Bonfire of the Vanity Fair
Dana Brown’s memoir about Vanity Fair’s heyday brings back the glamour–and the fall
I’ll give you a minute. Take two. Who’s the current editor of Vanity Fair magazine? My guess: You don’t have a clue. I didn’t. Anyway, for about a quarter of a century, starting in the early 90s, VF’s EIC, Graydon Carter, was somewhat of a household name. Back then, VF was often thick as phone book, full of expensive ads and photos of shiny, famous people. Their Hollywood issue was an enormous seller. VF might hold a record for the number of times they put Tom Hanks on the cover. Graydon, no last name necessary, was a king–and a kingmaker. A mere mention in VF could make someone’s career.
Vanity Fair meant power.
Enter Dana Brown, an unknown, directionless young man. Brown was laboring as a barback at the stylish midtown restaurant 44 when he caught Graydon’s eye. Brown had something. Graydon eventually hired Brown-and Vanity Fair became Brown’s career. Now, Brown has written about his 20-plus years at VF, in Dilettante, providing a window into the rarefied VF universe of celebrities, billionaires and literary luminaries. Brown writes in a fun conversational style, providing plenty of laughs along the way. For one, Brown describes the breakfast ritual of one Conde Nastie. It involves ice and a strip of sausage, and … well, that’s it.
Things didn’t start off funny for Brown. As a kid, he did the Holden Caulfield thing at The Putney School in Vermont, once running away from “the progressive” boarding school. He tried college-for a few weeks before joining the workforce. He was barely in his 20s, but he looked about 12. At 44, which served as Conde Nast’s unofficial cafeteria, he met his fate. Despite the fact that he miserably failed Conde Nast’s typing test, and that he had no experience whatsoever, Graydon hired him as his assistant. He learned on the job, running errands for Graydon and eavesdropping on the masters of the magazine industry. Eventually, Brown acknowledged that his rock band sucked, and he committed to VF full time—for life really. And VF gave him life: direction, purpose, and value.
Gradually, Brown rose up the VF masthead, eventually making it to senior editor. He worked with a who’s who of writers, including Christopher Hitchens, A.A. Gill and Buzz Bissinger. Brown edited one of the best reads in VF’s long history: “Pat Dollard’s War on Hollywood” by Evan Wright. He also worked on Caitlyn Jenner’s coming out cover. Brown recounts a fun story about Kim Kardashian crashing the Caitlyn photo shoot. Indeed, some of the anecdotes in Dilettante are very good , but Brown’s tone of I stepped in sh—and look what happened to me is even better.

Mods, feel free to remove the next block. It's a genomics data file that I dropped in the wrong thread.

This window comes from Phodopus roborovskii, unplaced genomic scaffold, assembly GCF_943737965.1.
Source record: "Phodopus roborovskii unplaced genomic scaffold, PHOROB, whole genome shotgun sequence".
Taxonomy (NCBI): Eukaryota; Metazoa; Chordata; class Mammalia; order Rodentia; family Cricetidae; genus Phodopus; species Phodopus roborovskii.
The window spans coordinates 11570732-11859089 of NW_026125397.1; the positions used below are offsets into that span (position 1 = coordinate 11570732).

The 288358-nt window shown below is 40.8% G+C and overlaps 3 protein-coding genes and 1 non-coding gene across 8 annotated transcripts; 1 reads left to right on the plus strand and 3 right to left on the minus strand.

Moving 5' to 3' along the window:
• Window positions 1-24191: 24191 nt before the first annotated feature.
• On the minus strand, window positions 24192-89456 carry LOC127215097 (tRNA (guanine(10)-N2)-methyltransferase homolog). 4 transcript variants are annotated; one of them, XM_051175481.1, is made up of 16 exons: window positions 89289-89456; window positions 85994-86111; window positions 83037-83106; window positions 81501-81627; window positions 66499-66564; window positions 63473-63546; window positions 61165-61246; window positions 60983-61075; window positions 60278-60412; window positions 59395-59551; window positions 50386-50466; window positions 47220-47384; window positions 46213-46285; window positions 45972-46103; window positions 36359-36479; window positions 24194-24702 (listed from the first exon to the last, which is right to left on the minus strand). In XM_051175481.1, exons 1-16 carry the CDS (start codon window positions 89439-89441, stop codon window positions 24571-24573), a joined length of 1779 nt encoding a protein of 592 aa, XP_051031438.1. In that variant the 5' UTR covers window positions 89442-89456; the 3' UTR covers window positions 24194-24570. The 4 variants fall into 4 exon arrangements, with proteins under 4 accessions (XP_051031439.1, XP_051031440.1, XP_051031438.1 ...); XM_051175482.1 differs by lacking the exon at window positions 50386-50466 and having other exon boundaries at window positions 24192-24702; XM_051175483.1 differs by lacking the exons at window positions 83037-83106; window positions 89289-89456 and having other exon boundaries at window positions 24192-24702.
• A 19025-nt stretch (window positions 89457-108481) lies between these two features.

But it wasn’t all work and no play in the VF playground, quite the opposite. A crew of VF staffers, including Brown, would fly off to the Cannes Film Festival for a week and get hammered with movie stars. Sometimes, the way Brown recounts it, it seemed as if VF had access to Air Force One. At VF, lunch was work—on the company’s dime. Conde’s expense accounts were limitless.
Brown was living a fantasy.
And then everything crashed. The world changed. 9/11. The stock market crash of 2008. Social Media. Repeat: social media. Reality TV. The Kardashians. Magazines were no longer what they were. Newsstand sales were dismal. No, wait, newsstands? Most of those had vanished too. If a star wanted to deliver a message, they’d hit a few buttons and post something on Instagram, no in with VF’s Hollywood issue required. Eventually, Graydon stepped down. Brown had the cajones to throw his hat in the ring for Graydon’s position. Indeed, Brown had come a long way from his days as a directionless delinquent.
With Dilettante, Brown answers the bell with a fun, often funny ride–and he does so without burning bridges. Dilettante is not a hit piece ala The Devil Wears Prada, which was authored by Vogue editor Anna Wintour’s former assistant. My only gripe is that Dilettante wasn’t longer. I’m looking forward to Dana Brown’s next act.
One thought on “Bonfire of the Vanity Fair”
This def makes me want to check out the book. I always love reading
Jon Hart’s reviews. Salute